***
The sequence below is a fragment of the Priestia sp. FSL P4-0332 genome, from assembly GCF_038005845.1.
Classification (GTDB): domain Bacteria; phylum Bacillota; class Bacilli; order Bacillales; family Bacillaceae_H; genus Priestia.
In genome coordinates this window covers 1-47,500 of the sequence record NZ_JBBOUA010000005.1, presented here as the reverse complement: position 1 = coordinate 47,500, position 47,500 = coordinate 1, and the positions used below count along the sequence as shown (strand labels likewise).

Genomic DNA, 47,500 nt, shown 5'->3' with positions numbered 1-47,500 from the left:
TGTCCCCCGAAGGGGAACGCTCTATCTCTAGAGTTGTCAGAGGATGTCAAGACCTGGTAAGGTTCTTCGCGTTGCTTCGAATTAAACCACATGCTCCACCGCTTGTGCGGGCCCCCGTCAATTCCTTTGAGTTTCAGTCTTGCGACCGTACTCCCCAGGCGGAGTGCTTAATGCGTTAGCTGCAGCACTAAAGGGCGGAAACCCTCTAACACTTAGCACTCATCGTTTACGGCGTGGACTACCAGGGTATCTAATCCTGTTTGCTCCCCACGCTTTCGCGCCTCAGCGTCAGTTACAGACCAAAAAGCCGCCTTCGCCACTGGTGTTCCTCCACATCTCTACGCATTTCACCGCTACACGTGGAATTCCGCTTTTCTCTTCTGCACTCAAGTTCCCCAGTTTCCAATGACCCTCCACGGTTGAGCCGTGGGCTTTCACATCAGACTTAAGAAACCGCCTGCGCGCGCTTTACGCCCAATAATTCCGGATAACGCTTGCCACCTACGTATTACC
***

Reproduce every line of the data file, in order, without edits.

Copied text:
The sequence below is a fragment of the Priestia sp. FSL P4-0332 genome, from assembly GCF_038005845.1.
Classification (GTDB): domain Bacteria; phylum Bacillota; class Bacilli; order Bacillales; family Bacillaceae_H; genus Priestia.
In genome coordinates this window covers 1-47,500 of the sequence record NZ_JBBOUA010000005.1, presented here as the reverse complement: position 1 = coordinate 47,500, position 47,500 = coordinate 1, and the positions used below count along the sequence as shown (strand labels likewise).

Genomic DNA, 47,500 nt, shown 5'->3' with positions numbered 1-47,500 from the left:
TGTCCCCCGAAGGGGAACGCTCTATCTCTAGAGTTGTCAGAGGATGTCAAGACCTGGTAAGGTTCTTCGCGTTGCTTCGAATTAAACCACATGCTCCACCGCTTGTGCGGGCCCCCGTCAATTCCTTTGAGTTTCAGTCTTGCGACCGTACTCCCCAGGCGGAGTGCTTAATGCGTTAGCTGCAGCACTAAAGGGCGGAAACCCTCTAACACTTAGCACTCATCGTTTACGGCGTGGACTACCAGGGTATCTAATCCTGTTTGCTCCCCACGCTTTCGCGCCTCAGCGTCAGTTACAGACCAAAAAGCCGCCTTCGCCACTGGTGTTCCTCCACATCTCTACGCATTTCACCGCTACACGTGGAATTCCGCTTTTCTCTTCTGCACTCAAGTTCCCCAGTTTCCAATGACCCTCCACGGTTGAGCCGTGGGCTTTCACATCAGACTTAAGAAACCGCCTGCGCGCGCTTTACGCCCAATAATTCCGGATAACGCTTGCCACCTACGTATTACC